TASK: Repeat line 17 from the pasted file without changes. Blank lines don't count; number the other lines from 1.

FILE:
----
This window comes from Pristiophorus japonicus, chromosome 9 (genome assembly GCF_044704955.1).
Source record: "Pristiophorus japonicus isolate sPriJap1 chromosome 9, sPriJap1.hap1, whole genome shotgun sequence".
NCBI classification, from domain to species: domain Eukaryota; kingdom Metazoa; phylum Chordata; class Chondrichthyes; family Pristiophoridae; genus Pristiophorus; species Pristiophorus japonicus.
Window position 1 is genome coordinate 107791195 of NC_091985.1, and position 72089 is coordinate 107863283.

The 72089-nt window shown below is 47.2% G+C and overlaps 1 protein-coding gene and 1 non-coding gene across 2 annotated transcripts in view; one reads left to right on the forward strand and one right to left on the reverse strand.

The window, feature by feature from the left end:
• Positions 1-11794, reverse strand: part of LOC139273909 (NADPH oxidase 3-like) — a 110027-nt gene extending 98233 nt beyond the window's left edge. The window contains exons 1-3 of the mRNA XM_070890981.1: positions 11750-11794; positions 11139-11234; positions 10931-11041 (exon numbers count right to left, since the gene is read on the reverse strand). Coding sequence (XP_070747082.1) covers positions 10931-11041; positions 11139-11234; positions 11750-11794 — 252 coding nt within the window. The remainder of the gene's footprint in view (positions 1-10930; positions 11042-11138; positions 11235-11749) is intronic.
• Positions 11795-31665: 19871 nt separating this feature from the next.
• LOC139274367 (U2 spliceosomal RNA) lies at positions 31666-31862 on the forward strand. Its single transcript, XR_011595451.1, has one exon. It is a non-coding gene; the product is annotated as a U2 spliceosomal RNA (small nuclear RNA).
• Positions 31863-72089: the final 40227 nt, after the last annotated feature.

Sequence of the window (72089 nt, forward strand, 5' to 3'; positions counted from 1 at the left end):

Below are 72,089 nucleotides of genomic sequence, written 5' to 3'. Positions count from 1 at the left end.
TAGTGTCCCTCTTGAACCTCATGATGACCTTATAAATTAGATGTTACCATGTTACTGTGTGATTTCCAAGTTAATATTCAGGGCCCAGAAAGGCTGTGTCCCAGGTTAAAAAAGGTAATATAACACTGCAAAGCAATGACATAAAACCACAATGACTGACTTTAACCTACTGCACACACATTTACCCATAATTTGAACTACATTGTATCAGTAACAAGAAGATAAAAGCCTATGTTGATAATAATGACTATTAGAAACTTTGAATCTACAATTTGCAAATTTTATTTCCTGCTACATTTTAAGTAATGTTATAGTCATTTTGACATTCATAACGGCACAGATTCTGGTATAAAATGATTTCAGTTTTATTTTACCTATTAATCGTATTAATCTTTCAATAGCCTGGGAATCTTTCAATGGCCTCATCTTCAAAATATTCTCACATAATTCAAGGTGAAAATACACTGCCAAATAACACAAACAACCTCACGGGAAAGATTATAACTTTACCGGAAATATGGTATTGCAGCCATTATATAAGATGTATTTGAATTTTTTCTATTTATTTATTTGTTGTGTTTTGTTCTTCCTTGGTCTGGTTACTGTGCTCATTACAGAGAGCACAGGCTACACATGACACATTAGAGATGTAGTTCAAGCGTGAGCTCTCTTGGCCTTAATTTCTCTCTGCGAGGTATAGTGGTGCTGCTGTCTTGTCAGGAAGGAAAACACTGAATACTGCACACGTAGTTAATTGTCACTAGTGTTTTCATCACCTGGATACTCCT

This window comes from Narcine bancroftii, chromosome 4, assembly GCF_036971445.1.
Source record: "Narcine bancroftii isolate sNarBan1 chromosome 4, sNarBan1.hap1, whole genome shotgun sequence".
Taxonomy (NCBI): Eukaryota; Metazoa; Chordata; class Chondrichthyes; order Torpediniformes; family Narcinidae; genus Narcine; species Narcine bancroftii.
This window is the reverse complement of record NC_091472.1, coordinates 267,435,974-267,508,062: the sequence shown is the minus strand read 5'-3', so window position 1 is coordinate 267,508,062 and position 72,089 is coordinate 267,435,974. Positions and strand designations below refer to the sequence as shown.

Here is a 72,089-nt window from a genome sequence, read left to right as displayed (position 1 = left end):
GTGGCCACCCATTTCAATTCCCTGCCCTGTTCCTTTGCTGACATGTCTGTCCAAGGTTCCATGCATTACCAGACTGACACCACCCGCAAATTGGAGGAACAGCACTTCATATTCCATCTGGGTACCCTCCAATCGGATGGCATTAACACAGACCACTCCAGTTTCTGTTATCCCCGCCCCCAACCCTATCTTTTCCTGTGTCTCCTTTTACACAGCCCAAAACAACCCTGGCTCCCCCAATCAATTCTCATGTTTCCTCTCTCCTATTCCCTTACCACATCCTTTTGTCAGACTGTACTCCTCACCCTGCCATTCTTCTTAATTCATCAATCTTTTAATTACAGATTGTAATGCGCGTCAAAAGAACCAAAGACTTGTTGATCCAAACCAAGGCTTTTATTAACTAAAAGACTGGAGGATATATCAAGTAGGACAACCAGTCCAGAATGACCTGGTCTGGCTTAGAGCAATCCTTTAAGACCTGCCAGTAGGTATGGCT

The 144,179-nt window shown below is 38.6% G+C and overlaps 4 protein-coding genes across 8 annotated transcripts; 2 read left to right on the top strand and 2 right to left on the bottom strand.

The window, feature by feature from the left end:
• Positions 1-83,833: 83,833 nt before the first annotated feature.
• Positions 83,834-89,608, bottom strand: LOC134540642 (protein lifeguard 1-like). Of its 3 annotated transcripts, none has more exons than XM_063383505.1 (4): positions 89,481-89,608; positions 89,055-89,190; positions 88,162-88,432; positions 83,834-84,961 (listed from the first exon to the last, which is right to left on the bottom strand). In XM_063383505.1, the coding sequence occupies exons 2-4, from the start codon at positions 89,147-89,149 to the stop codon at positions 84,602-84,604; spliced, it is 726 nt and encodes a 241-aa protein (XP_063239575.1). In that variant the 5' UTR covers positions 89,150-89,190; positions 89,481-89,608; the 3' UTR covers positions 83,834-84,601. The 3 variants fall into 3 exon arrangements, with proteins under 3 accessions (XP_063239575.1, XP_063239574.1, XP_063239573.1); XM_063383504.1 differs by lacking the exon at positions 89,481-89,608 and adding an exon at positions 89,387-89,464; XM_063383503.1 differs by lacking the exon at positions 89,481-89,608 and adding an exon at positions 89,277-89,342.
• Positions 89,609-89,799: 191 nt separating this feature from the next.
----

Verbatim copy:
This window is the reverse complement of record NC_091472.1, coordinates 267,435,974-267,508,062: the sequence shown is the minus strand read 5'-3', so window position 1 is coordinate 267,508,062 and position 72,089 is coordinate 267,435,974. Positions and strand designations below refer to the sequence as shown.